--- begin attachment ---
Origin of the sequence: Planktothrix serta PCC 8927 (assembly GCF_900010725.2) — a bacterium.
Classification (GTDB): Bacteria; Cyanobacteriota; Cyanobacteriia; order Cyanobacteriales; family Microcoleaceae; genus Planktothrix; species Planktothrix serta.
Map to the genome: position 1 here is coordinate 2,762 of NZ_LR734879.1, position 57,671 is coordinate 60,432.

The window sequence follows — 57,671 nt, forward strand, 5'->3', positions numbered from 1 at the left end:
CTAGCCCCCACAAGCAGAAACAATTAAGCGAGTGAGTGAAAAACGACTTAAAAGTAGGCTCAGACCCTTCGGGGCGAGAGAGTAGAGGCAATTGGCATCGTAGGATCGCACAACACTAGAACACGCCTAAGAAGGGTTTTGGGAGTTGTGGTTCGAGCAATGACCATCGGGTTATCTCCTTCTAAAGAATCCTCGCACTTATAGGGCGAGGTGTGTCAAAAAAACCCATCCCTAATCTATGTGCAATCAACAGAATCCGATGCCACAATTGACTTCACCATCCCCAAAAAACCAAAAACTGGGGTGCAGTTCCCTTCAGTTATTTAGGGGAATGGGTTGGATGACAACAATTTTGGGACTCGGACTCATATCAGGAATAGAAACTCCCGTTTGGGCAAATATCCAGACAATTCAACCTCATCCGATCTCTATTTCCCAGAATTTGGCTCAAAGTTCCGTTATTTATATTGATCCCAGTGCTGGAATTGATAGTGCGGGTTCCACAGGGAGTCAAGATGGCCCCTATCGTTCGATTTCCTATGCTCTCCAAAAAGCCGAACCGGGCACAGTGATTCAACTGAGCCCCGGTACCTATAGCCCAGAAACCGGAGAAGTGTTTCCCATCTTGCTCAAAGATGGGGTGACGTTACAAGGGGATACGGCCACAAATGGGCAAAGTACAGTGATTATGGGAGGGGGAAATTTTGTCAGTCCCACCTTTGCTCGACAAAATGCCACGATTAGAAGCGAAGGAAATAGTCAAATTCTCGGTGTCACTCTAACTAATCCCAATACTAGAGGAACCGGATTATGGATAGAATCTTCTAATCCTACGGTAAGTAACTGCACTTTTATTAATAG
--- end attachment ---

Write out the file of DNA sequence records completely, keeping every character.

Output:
Origin of the sequence: Planktothrix serta PCC 8927 (assembly GCF_900010725.2) — a bacterium.
Classification (GTDB): Bacteria; Cyanobacteriota; Cyanobacteriia; order Cyanobacteriales; family Microcoleaceae; genus Planktothrix; species Planktothrix serta.
Map to the genome: position 1 here is coordinate 2,762 of NZ_LR734879.1, position 57,671 is coordinate 60,432.

The window sequence follows — 57,671 nt, forward strand, 5'->3', positions numbered from 1 at the left end:
CTAGCCCCCACAAGCAGAAACAATTAAGCGAGTGAGTGAAAAACGACTTAAAAGTAGGCTCAGACCCTTCGGGGCGAGAGAGTAGAGGCAATTGGCATCGTAGGATCGCACAACACTAGAACACGCCTAAGAAGGGTTTTGGGAGTTGTGGTTCGAGCAATGACCATCGGGTTATCTCCTTCTAAAGAATCCTCGCACTTATAGGGCGAGGTGTGTCAAAAAAACCCATCCCTAATCTATGTGCAATCAACAGAATCCGATGCCACAATTGACTTCACCATCCCCAAAAAACCAAAAACTGGGGTGCAGTTCCCTTCAGTTATTTAGGGGAATGGGTTGGATGACAACAATTTTGGGACTCGGACTCATATCAGGAATAGAAACTCCCGTTTGGGCAAATATCCAGACAATTCAACCTCATCCGATCTCTATTTCCCAGAATTTGGCTCAAAGTTCCGTTATTTATATTGATCCCAGTGCTGGAATTGATAGTGCGGGTTCCACAGGGAGTCAAGATGGCCCCTATCGTTCGATTTCCTATGCTCTCCAAAAAGCCGAACCGGGCACAGTGATTCAACTGAGCCCCGGTACCTATAGCCCAGAAACCGGAGAAGTGTTTCCCATCTTGCTCAAAGATGGGGTGACGTTACAAGGGGATACGGCCACAAATGGGCAAAGTACAGTGATTATGGGAGGGGGAAATTTTGTCAGTCCCACCTTTGCTCGACAAAATGCCACGATTAGAAGCGAAGGAAATAGTCAAATTCTCGGTGTCACTCTAACTAATCCCAATACTAGAGGAACCGGATTATGGATAGAATCTTCTAATCCTACGGTAAGTAACTGCACTTTTATTAATAG